The Bhavan was founded in 1938, about a decade before the dawn of Indian independence by Kulapati Dr. K.M.Munshi, a far sighted visionary and practical idealist, with the blessings of Mahatma Gandhi and the co-operation of Sri Rajaji, Dr.Rajendra Prasad, Pandit Jawaharlal Nehru, Sri Sardar Patel, Dr.Radhakrishnan, and several other stalwarts. It is totally apolitical and is solely devoted to the promotion of education and Indian culture.
Versatile”, “a philosopher in action”, “a man of great ideas and courage”, “a multi-faceted genius” -these are the ways in which friends and admirers describe Dr. Kanhaiyalal Maneklal Munshi, the founder of Bharatiya Vidya Bhavan. The versatility of Munshiji is seen in his roles as a lawyer, creative writer, constitution-maker, freedom fighter, administrator, organization-builder and champion of Indian culture. Dr. Munshi looked upon himself as a “sea shell thrown up by the mighty flood of Indian renaissance.”
He founded the Bharatiya Vidya Bhavan along with a few friends late in 1938. He said, “We, the Bhavan’s family, whether it is the smaller one or the larger one, must make every effort in restoring an awareness of these values -Satyam, Shivam, and Sundaram -Truth, Love, and Beauty- in personal and collective life.” In the words of Dr. Radhakrishnan, “The Bhavan is the greatest monument of Munshi’s life.
Born in Bharuch in Gujarat on 30th December 1887, Munshiji came under the influence of Sri Aurobindo while studying at Baroda College. A prize winner at the B.A. and LL.B. examinations, he enrolled himself initially as a Pleader and later as an Advocate in the Bombay Bar. He first joined Dr. Besant’s All India Home Rule League in 1916 and later the Indian National Congress.
He married Lilavati Sheth in 1926 (who was one of his literary critics) after the death of his first wife, Atilakshmi Pathak, whom he married when he was just 13.
He was elected to the Bombay Legislative Council in 1927. He took part in the Salt Satyagraha in 1930 and was imprisoned for 6 months. In 1932, he was sentenced to two years of rigorous imprisonment. He was elected to the Bombay Legislative Assembly in 1937 and appointed the Home Minister in the first Congress Government. He served as India’s Agent-General in Hyderabad when the Nizam was trying to keep his State independent of the Indian Union. He became a member of the Constituent Assembly in 1948. He was the Food and Agriculture Minister of the Government of India in 1950. He was Governor of Uttar Pradesh during 1952-57.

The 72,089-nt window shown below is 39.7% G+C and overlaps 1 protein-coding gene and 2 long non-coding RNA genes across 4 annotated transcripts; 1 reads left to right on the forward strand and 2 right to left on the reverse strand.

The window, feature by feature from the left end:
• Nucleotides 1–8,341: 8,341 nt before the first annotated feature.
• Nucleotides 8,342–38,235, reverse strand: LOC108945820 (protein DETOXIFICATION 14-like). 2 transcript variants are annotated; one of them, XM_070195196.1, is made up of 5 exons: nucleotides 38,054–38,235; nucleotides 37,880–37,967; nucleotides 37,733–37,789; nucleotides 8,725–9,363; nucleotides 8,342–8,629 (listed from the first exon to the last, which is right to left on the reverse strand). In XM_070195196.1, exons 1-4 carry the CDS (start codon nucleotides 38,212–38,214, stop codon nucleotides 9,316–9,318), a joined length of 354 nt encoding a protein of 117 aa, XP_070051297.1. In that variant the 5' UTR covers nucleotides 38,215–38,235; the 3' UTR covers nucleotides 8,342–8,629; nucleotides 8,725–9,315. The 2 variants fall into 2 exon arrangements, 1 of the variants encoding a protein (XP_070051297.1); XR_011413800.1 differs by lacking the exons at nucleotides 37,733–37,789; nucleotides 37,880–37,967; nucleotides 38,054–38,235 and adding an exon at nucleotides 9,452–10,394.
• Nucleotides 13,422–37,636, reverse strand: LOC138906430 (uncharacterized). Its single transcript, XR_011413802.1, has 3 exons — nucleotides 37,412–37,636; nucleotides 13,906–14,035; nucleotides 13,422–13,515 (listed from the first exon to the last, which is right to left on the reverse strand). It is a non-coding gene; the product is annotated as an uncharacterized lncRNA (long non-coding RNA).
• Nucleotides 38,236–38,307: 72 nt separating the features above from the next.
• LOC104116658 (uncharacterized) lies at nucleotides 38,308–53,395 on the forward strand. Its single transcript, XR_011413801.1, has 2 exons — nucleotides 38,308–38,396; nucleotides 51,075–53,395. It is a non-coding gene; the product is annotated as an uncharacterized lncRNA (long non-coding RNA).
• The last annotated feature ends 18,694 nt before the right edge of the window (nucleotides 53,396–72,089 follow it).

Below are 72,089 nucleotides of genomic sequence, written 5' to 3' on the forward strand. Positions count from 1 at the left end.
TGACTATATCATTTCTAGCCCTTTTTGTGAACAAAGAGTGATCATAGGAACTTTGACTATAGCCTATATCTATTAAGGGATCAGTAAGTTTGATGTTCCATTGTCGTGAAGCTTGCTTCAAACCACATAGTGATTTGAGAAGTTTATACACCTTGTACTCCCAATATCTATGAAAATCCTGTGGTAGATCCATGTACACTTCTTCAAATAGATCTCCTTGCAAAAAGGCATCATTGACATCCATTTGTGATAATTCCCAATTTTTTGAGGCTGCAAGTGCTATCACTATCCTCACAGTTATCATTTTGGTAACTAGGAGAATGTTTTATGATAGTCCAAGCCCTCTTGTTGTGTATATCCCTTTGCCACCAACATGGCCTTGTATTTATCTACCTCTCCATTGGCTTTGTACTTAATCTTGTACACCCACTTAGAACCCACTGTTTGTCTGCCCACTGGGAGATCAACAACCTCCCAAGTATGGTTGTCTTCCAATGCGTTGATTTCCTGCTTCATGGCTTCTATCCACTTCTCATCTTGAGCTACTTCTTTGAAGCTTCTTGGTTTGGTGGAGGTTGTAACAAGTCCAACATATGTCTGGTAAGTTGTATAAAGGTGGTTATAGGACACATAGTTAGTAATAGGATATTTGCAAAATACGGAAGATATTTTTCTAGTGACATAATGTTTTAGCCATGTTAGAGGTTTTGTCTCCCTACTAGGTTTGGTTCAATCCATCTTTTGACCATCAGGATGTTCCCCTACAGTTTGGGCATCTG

He resigned from Congress and became the Vice President of the newly formed “Swatantra Party” standing for free enterprise. Till his death in 1971 he devoted all his energies to the building up of the Bhavan as the premier cultural organization of the country.
Dr. Munshi is reckoned as one of the luminaries of Gujarati literature and established his reputation as an outstanding novelist, particularly in historical romance. His “Kulapati’s Letters,” contributed to the Bhavan’s Journal, are widely read and appreciated.
Bharatiya Shiksha must:
Ensure that no promising young Indian of Character having faith in Bharat and her culture should be left without modem educational equipment by reason merely want of funds.
Be formative more, than informative, and cannot have for its end mere acquisition of knowledge. Its legitimate sphere is not only to develop natural talents but so to shape them to enable them to absorb and express the permanent values of Bharatiya Vidya.
Take into account not only the full growth of a student’s personality but the totality of his relations and lead him to the highest self-fulfillment of which he is capable.
Involve at some stage or other intensive study of Sanskrit or Sanskritic languages and their literature, without excluding if so, desired, the study or other languages and literature ancient and modem.
Stimulate the student’s power of expression, both written and oral, at every stage in accordance with the highest ideals attained by the great literary masters in the intellectual and moral spheres.
The adoption by the teacher of the Guru attitude which consists in taking a personal interest in the student; inspiring and encouraging him to achieve distinction in his studies; entering into his life with a view to forming ideals and removing psychological obstacles; and creating in him a spirit of consecration; and
The adoption by the student of the Shishya attitude by the development of:
a) Respect for the teacher
b) Spirit of inquiry.
c) Spirit of service towards the teacher, the institution, Bharath and Bharatiya Vidya.
The ultimate aim of Bharatiya Shiksha is to teach the younger generation to appreciate and live up to the permanent values of Bharatiya Vidya which flow from the supreme art of creative life – energy as represented by Sri Ramachandra, Sri Krishna, Vyasa, Buddha and Mahavira, who have expressed by themselves in modern times in the life of Sri Ramakrishna Paramahamsa, Swami Dayananda Saraswathi, Swami Vivekananda, Sri Aurobindo and Mahatma Gandhi.
Bharatiya Shiksha while equipping the student with every kind of scientific and technical training must teach the student not to sacrifice an ancient form or attitude to an unreasoning passion for change; not to retain a form or attitude which in the light of modern times can be replaced by another form or attitude which is a truer and more effective expression of the spirit of Bharatiya Vidya; and to capture the spirit afresh for each generation to present it to the world.